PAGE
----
sneaky unpretentiousness


About Robert Frost, it should be borne in mind that he was fashioning his distinctive style and voice long after Walt Whitman’s “barbaric yawp” had sounded to raze the old structures of meter and rhyme, when poets like Robinson Jeffers, say, were building up from that rubble. Perhaps partly for this reason, the several neat rows of poems Frost left behind look now, in posterity, to be weathering well, some maybe tilting in the turf these days, but deeply inscribed with a traditional, formal simplicity to keep them legible through many more ages’ storms of fashion. Frost always did say it was his goal “just to lodge a few poems where they’ll be hard to get rid of,” and in that effort he apparently sacrificed innovation. (If he was tempted at all by innovation.) Right up until his death in 1962, he went on offering out the same four trusty iambs, mostly—or sometimes three iambs, sometimes five—while the world’s podiums were occupied by such free-verse innovators as T. S. Eliot and Wallace Stevens and even the first raiding parties of so-called “Beats.” All these phenomena Frost ignored or openly deplored. Wallace Stevens he called “the bric-a-brac poet.” Eliot he snubbed most churlishly on a number of awkward public occasions, always in the face of Eliot’s more debonair grace and forgiveness. He met with Pound in London before he’d ever published a book, and the great mentor did try to educate him in the new manner, though it didn’t stick.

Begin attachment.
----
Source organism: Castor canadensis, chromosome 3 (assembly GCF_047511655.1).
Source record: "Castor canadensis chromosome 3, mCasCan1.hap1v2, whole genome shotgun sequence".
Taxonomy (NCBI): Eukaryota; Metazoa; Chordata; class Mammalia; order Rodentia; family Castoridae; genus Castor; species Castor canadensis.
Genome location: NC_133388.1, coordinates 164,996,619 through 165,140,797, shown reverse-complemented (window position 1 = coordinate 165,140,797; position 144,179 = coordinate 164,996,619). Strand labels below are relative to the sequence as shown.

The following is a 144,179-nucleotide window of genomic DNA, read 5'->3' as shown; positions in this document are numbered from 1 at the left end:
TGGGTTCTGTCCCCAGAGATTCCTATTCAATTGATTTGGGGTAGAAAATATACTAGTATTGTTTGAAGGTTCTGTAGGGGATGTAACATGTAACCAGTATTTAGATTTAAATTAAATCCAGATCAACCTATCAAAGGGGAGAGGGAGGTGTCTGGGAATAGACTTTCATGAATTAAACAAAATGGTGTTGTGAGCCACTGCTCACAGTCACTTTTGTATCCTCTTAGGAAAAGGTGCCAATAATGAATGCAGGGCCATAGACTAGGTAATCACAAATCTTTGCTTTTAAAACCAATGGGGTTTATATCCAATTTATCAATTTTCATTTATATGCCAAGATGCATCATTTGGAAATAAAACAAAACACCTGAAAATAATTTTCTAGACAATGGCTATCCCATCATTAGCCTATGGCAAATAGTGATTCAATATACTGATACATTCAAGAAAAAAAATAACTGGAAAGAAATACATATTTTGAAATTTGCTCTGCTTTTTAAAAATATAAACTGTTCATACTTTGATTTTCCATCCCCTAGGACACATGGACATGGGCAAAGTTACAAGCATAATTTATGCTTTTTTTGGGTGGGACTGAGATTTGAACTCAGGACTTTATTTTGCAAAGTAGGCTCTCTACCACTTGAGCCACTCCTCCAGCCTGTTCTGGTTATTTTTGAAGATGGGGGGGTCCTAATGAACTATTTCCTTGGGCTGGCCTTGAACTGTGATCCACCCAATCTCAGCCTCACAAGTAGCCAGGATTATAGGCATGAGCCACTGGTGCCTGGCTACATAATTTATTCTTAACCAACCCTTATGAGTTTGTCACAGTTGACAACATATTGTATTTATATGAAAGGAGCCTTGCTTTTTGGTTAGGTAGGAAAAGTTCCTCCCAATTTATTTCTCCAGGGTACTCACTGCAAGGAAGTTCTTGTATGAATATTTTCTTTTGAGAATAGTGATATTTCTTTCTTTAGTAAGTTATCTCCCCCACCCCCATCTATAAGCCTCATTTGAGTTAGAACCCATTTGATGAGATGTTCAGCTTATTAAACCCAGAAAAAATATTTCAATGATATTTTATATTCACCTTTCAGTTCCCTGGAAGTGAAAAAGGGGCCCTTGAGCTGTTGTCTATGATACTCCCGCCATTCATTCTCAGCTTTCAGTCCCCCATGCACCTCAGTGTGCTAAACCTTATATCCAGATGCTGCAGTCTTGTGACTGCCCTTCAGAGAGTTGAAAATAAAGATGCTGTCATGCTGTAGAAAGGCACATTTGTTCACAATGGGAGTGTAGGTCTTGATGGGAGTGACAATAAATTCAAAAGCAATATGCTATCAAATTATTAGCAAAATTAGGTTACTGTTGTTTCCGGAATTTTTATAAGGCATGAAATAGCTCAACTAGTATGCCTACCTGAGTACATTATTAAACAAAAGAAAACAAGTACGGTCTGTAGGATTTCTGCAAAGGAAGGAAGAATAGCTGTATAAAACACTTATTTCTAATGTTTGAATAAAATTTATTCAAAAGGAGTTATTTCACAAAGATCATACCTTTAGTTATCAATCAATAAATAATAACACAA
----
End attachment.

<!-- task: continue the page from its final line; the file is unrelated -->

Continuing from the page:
more from Louis B. Jones at the Threepenny Review here.